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Aldiscon Limited was a telecommunications software company founded in Dublin, Ireland, in 1988. The company supplied software products to mobile phone operators and became a leader in the supply of short message service centres (SMSC).[1]

Aldiscon launched the world's first commercial Short Messaging Services in 1993 using its Telepath SMSC platform in the UK, Hong Kong and USA. By the time of its sale to Logica Plc in 1997, the company supplied over 70 mobile carriers worldwide in technologies including GSM, DCS 1800, UMTS, IS-95 (CDMA), CDMA2000, ANSI-136 (TDMA), Japanese PDC and Motorola's iDEN.

Aldiscon developed the Short Message Peer-to-Peer (SMPP) telecommunications industry protocol for exchanging SMS messages between SMS peer entities such as short message service centres, voice mail systems and distributed telemetry elements. By the late 1990s, the company put the protocol into a non-profit entity called the SMS Forum whose members included both messaging system suppliers and carriers.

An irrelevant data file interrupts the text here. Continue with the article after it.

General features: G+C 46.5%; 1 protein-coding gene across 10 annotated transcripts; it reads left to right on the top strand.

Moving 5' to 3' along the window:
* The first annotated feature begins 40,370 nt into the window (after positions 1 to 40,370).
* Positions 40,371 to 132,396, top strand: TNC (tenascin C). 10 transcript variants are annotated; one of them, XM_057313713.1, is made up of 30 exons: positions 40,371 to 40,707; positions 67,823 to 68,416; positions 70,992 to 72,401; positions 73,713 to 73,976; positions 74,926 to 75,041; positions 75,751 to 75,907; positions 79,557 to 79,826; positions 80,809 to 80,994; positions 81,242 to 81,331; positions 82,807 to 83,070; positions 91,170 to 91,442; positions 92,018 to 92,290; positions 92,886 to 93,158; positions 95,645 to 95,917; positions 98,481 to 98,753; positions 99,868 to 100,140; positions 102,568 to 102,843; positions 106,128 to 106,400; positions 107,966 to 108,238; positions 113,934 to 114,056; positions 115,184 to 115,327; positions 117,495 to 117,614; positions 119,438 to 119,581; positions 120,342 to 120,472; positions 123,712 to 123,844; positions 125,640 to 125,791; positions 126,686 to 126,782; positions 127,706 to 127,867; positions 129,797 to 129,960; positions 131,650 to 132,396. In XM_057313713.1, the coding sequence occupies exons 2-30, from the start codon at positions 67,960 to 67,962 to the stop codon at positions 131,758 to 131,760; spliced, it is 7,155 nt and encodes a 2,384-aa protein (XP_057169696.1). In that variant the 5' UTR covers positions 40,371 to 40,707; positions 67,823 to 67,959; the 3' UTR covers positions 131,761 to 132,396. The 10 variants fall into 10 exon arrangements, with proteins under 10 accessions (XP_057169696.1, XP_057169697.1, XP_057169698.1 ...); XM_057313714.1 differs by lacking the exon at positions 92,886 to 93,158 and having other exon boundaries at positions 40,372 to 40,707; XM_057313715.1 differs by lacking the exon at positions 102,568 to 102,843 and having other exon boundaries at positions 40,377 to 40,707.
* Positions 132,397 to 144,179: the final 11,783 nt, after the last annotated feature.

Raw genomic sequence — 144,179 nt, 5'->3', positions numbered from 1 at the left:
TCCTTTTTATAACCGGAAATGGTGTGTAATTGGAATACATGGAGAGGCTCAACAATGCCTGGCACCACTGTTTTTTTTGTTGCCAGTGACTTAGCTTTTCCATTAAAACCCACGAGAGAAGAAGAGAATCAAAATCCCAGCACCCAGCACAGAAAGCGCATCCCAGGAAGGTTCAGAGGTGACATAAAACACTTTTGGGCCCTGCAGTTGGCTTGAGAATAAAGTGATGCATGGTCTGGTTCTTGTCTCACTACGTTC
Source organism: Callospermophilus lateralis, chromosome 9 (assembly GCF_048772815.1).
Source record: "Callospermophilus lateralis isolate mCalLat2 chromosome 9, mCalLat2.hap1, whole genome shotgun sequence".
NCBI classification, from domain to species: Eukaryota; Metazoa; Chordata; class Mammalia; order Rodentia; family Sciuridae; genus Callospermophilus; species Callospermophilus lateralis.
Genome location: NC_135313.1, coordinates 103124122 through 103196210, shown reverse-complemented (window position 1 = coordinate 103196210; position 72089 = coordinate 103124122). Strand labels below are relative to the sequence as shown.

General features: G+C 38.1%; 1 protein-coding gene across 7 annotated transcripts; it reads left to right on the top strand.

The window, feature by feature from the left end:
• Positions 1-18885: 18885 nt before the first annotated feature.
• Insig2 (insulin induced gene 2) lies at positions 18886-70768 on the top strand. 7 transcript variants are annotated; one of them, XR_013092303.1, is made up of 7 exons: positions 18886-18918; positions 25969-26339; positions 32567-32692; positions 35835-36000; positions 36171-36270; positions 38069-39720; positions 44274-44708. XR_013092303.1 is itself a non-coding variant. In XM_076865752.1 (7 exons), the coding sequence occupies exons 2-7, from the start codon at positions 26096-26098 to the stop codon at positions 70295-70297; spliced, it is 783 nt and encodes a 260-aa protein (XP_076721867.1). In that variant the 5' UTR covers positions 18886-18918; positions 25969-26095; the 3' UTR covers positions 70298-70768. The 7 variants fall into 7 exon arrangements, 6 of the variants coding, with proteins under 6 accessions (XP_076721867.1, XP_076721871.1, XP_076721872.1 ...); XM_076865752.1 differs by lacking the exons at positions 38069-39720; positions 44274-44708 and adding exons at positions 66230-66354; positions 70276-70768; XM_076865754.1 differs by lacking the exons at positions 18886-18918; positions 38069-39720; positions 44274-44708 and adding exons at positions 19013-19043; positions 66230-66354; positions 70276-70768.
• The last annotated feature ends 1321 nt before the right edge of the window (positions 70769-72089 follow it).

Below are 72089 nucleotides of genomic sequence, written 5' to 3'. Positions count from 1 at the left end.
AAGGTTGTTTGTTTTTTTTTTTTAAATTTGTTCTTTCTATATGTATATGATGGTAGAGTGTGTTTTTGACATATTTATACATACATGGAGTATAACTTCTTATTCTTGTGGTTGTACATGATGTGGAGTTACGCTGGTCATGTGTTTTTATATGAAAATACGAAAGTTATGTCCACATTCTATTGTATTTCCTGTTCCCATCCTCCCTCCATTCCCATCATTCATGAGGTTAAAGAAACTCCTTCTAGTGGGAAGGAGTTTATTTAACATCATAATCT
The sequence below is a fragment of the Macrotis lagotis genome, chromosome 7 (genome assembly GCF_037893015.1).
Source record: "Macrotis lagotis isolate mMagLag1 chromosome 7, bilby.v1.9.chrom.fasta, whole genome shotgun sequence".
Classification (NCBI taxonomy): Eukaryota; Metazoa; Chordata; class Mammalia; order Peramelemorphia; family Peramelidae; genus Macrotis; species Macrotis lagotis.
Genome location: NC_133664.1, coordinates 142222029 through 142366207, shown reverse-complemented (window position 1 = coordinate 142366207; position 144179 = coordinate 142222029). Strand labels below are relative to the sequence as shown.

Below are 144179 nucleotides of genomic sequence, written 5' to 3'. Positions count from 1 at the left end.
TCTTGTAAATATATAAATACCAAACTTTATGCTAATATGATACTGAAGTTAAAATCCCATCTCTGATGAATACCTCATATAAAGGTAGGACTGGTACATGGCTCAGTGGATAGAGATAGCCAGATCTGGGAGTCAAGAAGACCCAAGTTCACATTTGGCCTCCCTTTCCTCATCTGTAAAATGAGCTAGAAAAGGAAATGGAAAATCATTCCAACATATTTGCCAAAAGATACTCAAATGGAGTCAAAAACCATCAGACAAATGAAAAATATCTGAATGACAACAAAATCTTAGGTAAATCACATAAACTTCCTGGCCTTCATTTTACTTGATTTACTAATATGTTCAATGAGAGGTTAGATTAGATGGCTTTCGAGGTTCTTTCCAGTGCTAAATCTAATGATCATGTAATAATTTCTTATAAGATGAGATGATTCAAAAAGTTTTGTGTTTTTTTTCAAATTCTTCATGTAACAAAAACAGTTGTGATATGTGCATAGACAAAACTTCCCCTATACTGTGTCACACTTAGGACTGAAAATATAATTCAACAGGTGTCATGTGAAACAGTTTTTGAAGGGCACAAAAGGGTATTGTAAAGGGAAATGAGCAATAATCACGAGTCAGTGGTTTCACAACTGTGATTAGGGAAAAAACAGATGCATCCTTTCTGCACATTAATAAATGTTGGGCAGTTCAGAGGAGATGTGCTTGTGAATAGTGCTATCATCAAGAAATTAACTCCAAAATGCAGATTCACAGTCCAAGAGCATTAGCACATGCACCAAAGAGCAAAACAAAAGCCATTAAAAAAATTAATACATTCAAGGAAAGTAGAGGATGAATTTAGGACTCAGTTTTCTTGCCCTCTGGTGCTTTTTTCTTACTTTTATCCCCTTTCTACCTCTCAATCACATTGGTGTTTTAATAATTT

Aldiscon founders helped establish several mobile software companies based in the Republic of Ireland and in Northern Ireland, UK. Some include Aldiscon, Apion, Aepona, Ammeon, Accuris Networks and Altion.[2]

Aldiscon originally consisted of three subsidiaries: Aldiscon Telecommunications Software Systems, Ltd. based in Dublin, Ireland; Aldiscon, Inc. based in Dublin, Ohio USA; and Aldiscon Northern Ireland Ltd. based in Belfast, Northern Ireland.

Acquisition by Logica[edit]

Aldiscon was acquired by Logica Plc of London, UK in 1997 for GBP 51 million. Logica Plc was a large systems integration firm and it renamed Aldiscon as Logica Mobile Networks. By 2002, Logica Mobile Networks generated USD 400M of Logica's revenue.[3] At the time of the sale, Aldiscon Northern Ireland was spun out into a separate company, Apion Ltd, and retained by the original owners. Logica Mobile Networks was divested from Logica in 2007, with the new company named Acision and Aldiscon founder Larry Quinn returning to chair it.

In October 1999, acquired APiON's Wireless Application Protocol (WAP) product division. APiON shareholders received 1.3 million shares in valued at approximately £150 million (US$239 million).[4] A new spin off company, AePONA, was created at same time and retained by the original owners.


  1. ^ Tony Dennis (23 March 2007). "Looping text messages are caused by a network fault". The Inquirer. Retrieved 16 September 2013.
  2. ^ "Chairman of the boards:". Archived from the original on 2007-09-29. Retrieved 2007-08-10.
  3. ^
  4. ^ "NI software producer in £150m takeover". BBC News. 11 October 1999. Retrieved 16 September 2013.